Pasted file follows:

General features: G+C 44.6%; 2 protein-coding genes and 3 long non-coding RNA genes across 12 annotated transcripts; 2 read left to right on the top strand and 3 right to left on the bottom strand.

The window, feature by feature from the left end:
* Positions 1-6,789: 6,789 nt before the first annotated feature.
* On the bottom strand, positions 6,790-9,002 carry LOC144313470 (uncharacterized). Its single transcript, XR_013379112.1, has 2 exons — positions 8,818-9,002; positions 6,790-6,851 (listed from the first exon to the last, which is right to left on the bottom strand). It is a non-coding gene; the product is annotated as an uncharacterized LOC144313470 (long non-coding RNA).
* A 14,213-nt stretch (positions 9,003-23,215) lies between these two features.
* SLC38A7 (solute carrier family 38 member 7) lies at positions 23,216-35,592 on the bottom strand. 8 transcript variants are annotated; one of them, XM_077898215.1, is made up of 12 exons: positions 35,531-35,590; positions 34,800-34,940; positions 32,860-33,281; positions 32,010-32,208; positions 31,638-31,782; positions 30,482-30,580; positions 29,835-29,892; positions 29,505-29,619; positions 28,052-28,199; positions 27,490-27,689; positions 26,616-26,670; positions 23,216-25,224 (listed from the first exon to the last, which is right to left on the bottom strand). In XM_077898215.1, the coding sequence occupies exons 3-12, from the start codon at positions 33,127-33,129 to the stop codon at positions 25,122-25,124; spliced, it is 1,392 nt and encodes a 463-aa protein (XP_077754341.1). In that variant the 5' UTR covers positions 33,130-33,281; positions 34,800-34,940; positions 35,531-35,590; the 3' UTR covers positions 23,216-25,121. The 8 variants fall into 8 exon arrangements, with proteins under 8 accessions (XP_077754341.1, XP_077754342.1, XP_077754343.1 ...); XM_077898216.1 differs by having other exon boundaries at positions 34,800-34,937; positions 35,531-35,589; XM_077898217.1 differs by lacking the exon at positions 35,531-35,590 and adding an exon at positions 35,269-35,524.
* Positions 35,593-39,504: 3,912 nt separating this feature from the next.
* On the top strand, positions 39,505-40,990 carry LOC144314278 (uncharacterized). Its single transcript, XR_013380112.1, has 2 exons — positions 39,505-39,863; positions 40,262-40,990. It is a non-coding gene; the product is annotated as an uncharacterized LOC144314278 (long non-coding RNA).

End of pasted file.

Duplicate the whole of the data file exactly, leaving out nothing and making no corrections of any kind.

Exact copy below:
General features: G+C 44.6%; 2 protein-coding genes and 3 long non-coding RNA genes across 12 annotated transcripts; 2 read left to right on the top strand and 3 right to left on the bottom strand.

The window, feature by feature from the left end:
* Positions 1-6,789: 6,789 nt before the first annotated feature.
* On the bottom strand, positions 6,790-9,002 carry LOC144313470 (uncharacterized). Its single transcript, XR_013379112.1, has 2 exons — positions 8,818-9,002; positions 6,790-6,851 (listed from the first exon to the last, which is right to left on the bottom strand). It is a non-coding gene; the product is annotated as an uncharacterized LOC144313470 (long non-coding RNA).
* A 14,213-nt stretch (positions 9,003-23,215) lies between these two features.
* SLC38A7 (solute carrier family 38 member 7) lies at positions 23,216-35,592 on the bottom strand. 8 transcript variants are annotated; one of them, XM_077898215.1, is made up of 12 exons: positions 35,531-35,590; positions 34,800-34,940; positions 32,860-33,281; positions 32,010-32,208; positions 31,638-31,782; positions 30,482-30,580; positions 29,835-29,892; positions 29,505-29,619; positions 28,052-28,199; positions 27,490-27,689; positions 26,616-26,670; positions 23,216-25,224 (listed from the first exon to the last, which is right to left on the bottom strand). In XM_077898215.1, the coding sequence occupies exons 3-12, from the start codon at positions 33,127-33,129 to the stop codon at positions 25,122-25,124; spliced, it is 1,392 nt and encodes a 463-aa protein (XP_077754341.1). In that variant the 5' UTR covers positions 33,130-33,281; positions 34,800-34,940; positions 35,531-35,590; the 3' UTR covers positions 23,216-25,121. The 8 variants fall into 8 exon arrangements, with proteins under 8 accessions (XP_077754341.1, XP_077754342.1, XP_077754343.1 ...); XM_077898216.1 differs by having other exon boundaries at positions 34,800-34,937; positions 35,531-35,589; XM_077898217.1 differs by lacking the exon at positions 35,531-35,590 and adding an exon at positions 35,269-35,524.
* Positions 35,593-39,504: 3,912 nt separating this feature from the next.
* On the top strand, positions 39,505-40,990 carry LOC144314278 (uncharacterized). Its single transcript, XR_013380112.1, has 2 exons — positions 39,505-39,863; positions 40,262-40,990. It is a non-coding gene; the product is annotated as an uncharacterized LOC144314278 (long non-coding RNA).